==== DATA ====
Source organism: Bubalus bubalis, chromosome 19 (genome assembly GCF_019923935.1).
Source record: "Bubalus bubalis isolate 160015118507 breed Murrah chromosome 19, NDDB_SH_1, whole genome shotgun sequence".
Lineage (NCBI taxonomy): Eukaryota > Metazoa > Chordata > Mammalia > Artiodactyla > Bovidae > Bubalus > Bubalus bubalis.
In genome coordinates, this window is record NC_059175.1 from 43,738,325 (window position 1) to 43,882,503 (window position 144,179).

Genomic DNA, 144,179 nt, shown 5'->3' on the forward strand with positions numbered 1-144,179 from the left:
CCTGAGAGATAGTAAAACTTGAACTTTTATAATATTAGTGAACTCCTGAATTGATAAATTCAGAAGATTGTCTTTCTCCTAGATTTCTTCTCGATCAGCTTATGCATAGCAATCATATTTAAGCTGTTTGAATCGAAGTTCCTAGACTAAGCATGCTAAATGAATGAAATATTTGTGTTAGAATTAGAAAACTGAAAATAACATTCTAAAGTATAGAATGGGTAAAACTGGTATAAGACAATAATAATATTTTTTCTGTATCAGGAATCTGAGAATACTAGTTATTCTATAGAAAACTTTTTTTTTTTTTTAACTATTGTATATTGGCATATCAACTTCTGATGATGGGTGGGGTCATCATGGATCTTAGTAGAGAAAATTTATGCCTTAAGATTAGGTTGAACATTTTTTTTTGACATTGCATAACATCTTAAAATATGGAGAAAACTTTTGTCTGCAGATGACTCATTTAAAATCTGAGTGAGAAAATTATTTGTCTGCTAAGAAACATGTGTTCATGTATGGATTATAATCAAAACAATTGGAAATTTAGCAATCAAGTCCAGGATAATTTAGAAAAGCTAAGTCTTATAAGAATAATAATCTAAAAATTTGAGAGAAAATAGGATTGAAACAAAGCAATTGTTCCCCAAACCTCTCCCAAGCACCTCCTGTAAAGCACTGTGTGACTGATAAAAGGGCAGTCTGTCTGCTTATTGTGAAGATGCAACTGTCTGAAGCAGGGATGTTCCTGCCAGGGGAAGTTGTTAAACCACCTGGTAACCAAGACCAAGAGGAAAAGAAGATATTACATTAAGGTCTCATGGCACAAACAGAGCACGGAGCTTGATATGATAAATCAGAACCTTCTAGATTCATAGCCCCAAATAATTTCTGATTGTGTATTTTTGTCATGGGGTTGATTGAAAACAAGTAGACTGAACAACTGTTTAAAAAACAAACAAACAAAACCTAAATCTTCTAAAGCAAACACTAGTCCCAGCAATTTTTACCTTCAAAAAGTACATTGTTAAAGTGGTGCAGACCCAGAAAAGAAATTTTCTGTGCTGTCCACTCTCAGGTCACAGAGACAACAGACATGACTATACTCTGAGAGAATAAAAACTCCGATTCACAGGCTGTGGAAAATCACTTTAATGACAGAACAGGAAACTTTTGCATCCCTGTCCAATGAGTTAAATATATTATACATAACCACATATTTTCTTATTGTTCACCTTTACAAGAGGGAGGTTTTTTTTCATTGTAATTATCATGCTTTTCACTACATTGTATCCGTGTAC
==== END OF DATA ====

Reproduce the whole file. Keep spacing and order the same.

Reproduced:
Source organism: Bubalus bubalis, chromosome 19 (genome assembly GCF_019923935.1).
Source record: "Bubalus bubalis isolate 160015118507 breed Murrah chromosome 19, NDDB_SH_1, whole genome shotgun sequence".
Lineage (NCBI taxonomy): Eukaryota > Metazoa > Chordata > Mammalia > Artiodactyla > Bovidae > Bubalus > Bubalus bubalis.
In genome coordinates, this window is record NC_059175.1 from 43,738,325 (window position 1) to 43,882,503 (window position 144,179).

Genomic DNA, 144,179 nt, shown 5'->3' on the forward strand with positions numbered 1-144,179 from the left:
CCTGAGAGATAGTAAAACTTGAACTTTTATAATATTAGTGAACTCCTGAATTGATAAATTCAGAAGATTGTCTTTCTCCTAGATTTCTTCTCGATCAGCTTATGCATAGCAATCATATTTAAGCTGTTTGAATCGAAGTTCCTAGACTAAGCATGCTAAATGAATGAAATATTTGTGTTAGAATTAGAAAACTGAAAATAACATTCTAAAGTATAGAATGGGTAAAACTGGTATAAGACAATAATAATATTTTTTCTGTATCAGGAATCTGAGAATACTAGTTATTCTATAGAAAACTTTTTTTTTTTTTTAACTATTGTATATTGGCATATCAACTTCTGATGATGGGTGGGGTCATCATGGATCTTAGTAGAGAAAATTTATGCCTTAAGATTAGGTTGAACATTTTTTTTTGACATTGCATAACATCTTAAAATATGGAGAAAACTTTTGTCTGCAGATGACTCATTTAAAATCTGAGTGAGAAAATTATTTGTCTGCTAAGAAACATGTGTTCATGTATGGATTATAATCAAAACAATTGGAAATTTAGCAATCAAGTCCAGGATAATTTAGAAAAGCTAAGTCTTATAAGAATAATAATCTAAAAATTTGAGAGAAAATAGGATTGAAACAAAGCAATTGTTCCCCAAACCTCTCCCAAGCACCTCCTGTAAAGCACTGTGTGACTGATAAAAGGGCAGTCTGTCTGCTTATTGTGAAGATGCAACTGTCTGAAGCAGGGATGTTCCTGCCAGGGGAAGTTGTTAAACCACCTGGTAACCAAGACCAAGAGGAAAAGAAGATATTACATTAAGGTCTCATGGCACAAACAGAGCACGGAGCTTGATATGATAAATCAGAACCTTCTAGATTCATAGCCCCAAATAATTTCTGATTGTGTATTTTTGTCATGGGGTTGATTGAAAACAAGTAGACTGAACAACTGTTTAAAAAACAAACAAACAAAACCTAAATCTTCTAAAGCAAACACTAGTCCCAGCAATTTTTACCTTCAAAAAGTACATTGTTAAAGTGGTGCAGACCCAGAAAAGAAATTTTCTGTGCTGTCCACTCTCAGGTCACAGAGACAACAGACATGACTATACTCTGAGAGAATAAAAACTCCGATTCACAGGCTGTGGAAAATCACTTTAATGACAGAACAGGAAACTTTTGCATCCCTGTCCAATGAGTTAAATATATTATACATAACCACATATTTTCTTATTGTTCACCTTTACAAGAGGGAGGTTTTTTTTCATTGTAATTATCATGCTTTTCACTACATTGTATCCGTGTAC